TIP – The Insolvency Portal

My 2022 versions of the Bankruptcy Act and the Corporations Act retain much of the process and procedure found in

UK consultation on insolvency recovery and governance reforms

The UK government is consulting on law reform with a view to, in its words, “to improve the UK’s corporate

Some casual Friday comments on recent insolvency developments

This is a quick review of some on-going current issues in insolvency and related. Pending decisions The Commonwealth v Byrnes

Lawless, oxymoronic insolvency law – the mining regulators aren’t happy.

This comment updates our recent commentary on the complicated intersection between insolvency law and environmental regulation. There are now at

Cleaning up after a failed miner – who pays: Part 2

This commentary highlights a confluence of 4 events concerning the complicated intersection between insolvency law and environmental regulation, one event

The wider context of the proposed one-year period of bankruptcy

Many less than 1% of bankrupts warrant an objection to discharge from their bankruptcy, trustees leave it til the last

ASIC and one-year bankruptcy, AUSTRAC, a fees claim settled, and more …

The following further commentary on insolvency – submissions due, events and conferences and case law – may be of interest.

What’s up, or on, in insolvency, early in 2018?

The following commentary on submissions due, events and conferences, professional standards, international and local, hearings and case law*, all in

Cleaning up after a failed miner – who pays?

The Queensland Court of Appeal in Linc Energy, and the Supreme Court of Canada in Redwater Energy, are each determining

Vancouver 2018 – insolvency moots and conference – QUT and UBC

Following the success of the first Ian Fletcher International Insolvency Law Moot, held in Sydney in March 2017, the QUT

50 years of UNCITRAL – and recollections from Bob Ellicott

At a lecture celebrating the 50th anniversary of UNCITRAL – the United Nations Commission on International Trade Law – a

QUT Law Review – a special issue on personal insolvency

Australia’s current major bankruptcy law reforms are necessarily informed by a range of academic and professional input, from here and

Safe harbour for directors of corporate groups? An UNCITRAL initiative

  UNCITRAL’s Insolvency Working Group V is meeting in Vienna next month to discuss the preparation of guidance for directors

‘The International Court of Justice as a Working Court’ – Judge James Crawford

On 25 September 2017, the annual “Patron’s Address” of the Australian Academy of Law is being given by his Excellency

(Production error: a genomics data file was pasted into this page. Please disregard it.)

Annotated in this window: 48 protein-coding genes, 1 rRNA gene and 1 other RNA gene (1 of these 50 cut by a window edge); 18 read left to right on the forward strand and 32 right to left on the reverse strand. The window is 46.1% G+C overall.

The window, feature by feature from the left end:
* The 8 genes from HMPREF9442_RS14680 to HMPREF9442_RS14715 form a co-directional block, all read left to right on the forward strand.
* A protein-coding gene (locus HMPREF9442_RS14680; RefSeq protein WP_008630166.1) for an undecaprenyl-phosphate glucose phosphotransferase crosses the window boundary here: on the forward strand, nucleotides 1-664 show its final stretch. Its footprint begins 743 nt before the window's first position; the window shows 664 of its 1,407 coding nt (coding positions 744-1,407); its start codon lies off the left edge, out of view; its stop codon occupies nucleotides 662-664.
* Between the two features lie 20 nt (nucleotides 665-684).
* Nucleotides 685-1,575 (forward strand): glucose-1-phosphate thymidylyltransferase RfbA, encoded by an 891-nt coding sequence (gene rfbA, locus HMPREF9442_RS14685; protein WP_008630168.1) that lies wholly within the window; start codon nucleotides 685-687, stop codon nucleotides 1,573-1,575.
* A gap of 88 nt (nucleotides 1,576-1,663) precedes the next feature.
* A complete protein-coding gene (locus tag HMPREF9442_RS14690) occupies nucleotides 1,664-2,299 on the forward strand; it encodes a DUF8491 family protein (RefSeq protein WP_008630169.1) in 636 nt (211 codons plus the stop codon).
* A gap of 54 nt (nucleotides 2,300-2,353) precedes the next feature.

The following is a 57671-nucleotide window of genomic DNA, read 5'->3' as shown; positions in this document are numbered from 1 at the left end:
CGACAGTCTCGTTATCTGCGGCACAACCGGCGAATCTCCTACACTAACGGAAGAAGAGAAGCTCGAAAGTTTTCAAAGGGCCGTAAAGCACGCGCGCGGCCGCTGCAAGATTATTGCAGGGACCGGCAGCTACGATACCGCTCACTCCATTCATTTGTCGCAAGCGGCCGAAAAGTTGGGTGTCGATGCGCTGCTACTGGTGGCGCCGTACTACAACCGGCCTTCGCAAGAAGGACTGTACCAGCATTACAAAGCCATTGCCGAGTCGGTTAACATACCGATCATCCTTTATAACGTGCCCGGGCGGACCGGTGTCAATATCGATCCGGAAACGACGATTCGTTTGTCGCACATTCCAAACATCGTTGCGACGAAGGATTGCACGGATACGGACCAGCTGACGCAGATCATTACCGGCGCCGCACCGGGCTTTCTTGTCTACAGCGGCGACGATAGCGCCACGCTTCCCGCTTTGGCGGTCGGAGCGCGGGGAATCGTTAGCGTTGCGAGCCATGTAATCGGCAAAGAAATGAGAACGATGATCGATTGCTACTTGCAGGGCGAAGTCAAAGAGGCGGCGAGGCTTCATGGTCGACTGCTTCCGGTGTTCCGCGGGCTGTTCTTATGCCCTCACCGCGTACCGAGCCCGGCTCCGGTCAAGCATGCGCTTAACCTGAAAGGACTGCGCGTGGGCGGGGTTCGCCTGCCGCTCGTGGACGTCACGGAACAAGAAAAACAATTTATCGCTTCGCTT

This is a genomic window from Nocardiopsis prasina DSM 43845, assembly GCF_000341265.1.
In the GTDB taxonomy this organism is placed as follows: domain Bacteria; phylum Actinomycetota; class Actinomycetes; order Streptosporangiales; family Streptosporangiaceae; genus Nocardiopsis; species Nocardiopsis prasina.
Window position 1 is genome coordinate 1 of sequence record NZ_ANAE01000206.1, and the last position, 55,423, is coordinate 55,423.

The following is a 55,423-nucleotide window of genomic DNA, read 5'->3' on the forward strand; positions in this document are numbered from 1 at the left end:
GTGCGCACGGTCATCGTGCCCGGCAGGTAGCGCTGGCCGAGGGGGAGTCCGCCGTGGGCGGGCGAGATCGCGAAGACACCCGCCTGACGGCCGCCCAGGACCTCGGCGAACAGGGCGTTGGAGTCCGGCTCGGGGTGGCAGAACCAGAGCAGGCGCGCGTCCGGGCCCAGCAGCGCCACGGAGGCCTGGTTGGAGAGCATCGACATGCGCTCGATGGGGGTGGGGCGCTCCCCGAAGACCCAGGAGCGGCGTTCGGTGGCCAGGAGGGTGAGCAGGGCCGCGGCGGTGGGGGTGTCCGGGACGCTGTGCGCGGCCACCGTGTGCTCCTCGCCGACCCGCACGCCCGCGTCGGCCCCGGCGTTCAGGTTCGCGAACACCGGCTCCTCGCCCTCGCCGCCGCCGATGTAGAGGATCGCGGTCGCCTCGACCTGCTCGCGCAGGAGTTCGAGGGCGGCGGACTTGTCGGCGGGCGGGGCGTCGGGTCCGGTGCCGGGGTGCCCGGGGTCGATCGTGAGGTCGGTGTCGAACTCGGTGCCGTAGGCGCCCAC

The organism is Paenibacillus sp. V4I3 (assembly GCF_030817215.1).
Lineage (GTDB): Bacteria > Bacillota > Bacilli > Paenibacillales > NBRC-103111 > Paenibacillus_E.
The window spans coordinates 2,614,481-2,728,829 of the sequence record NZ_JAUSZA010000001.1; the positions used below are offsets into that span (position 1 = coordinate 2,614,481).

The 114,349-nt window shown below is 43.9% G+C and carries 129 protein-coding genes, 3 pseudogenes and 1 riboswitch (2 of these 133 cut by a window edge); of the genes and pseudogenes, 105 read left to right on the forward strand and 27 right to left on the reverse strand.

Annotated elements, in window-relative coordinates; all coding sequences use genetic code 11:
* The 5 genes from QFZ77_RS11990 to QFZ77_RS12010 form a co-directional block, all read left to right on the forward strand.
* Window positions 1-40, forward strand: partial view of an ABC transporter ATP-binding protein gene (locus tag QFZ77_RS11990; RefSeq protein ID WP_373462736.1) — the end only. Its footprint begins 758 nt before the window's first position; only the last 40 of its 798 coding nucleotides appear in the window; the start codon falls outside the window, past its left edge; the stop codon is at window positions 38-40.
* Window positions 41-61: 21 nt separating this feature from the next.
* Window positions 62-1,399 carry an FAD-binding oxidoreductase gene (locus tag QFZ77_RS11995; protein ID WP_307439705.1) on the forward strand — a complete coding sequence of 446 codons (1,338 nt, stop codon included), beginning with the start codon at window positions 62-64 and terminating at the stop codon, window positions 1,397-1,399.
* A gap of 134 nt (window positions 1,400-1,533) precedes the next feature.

OECD report – “low personal costs to entrepreneurial failure with high barriers to restructuring”

Economic analyses of insolvency in Australia are strangely limited, given that a major purpose of an insolvency regime is its support of

A safe harbour from our harsh insolvency laws?!

The “safe harbour” reform bill has been introduced into federal parliament to address directors’ “medium risk” of liability for insolvent trading. 

APES 110 – accountants, whistleblowers and safe harbour advisers to note

Increased professional obligations of accountants, and insolvency practitioners, to refer breaches of the law to the authorities, are being considered at

INSOL’s Directors in the Twilght Zone – Australia’s “medium risk” for its directors

INSOL International has released the 5th edition of its excellent review of the international laws regulating director conduct in the ‘twilight

World Bank Report on the Treatment of MSME Insolvencies

The World Bank has just released a report on small business insolvencies – Report on the Treatment of MSME Insolvency,

INSOL’s Statement of Principles for a Global Approach to Multi-Creditor Workouts

INSOL International has issued a second and updated edition of its Statement of Principles for a Global Approach to Multi-Creditor

Gift-cards resurrected

The 2016 “gift-card” report of the UK Law Commission examined whether there should be greater protection for consumers who lose

Appointing and Remunerating Insolvency Practitioners in Japan: The Roles of Japanese Courts

This excellent review of insolvency practice in Japan provides an instructive perspective for those of us from Western legal traditions,

How fixed fees work in insolvency – 1,796 companies at £6000 each = £1600 per company

An English Chancery Court decision has given guidance on the reasonableness of fixed fees in an insolvency, albeit the fees

INSOL International – Special Report on Insolvency Practitioners’ Remuneration

INSOL International has just published a global review of how insolvency practitioners’ fees are assessed and approved across a range of jurisdictions,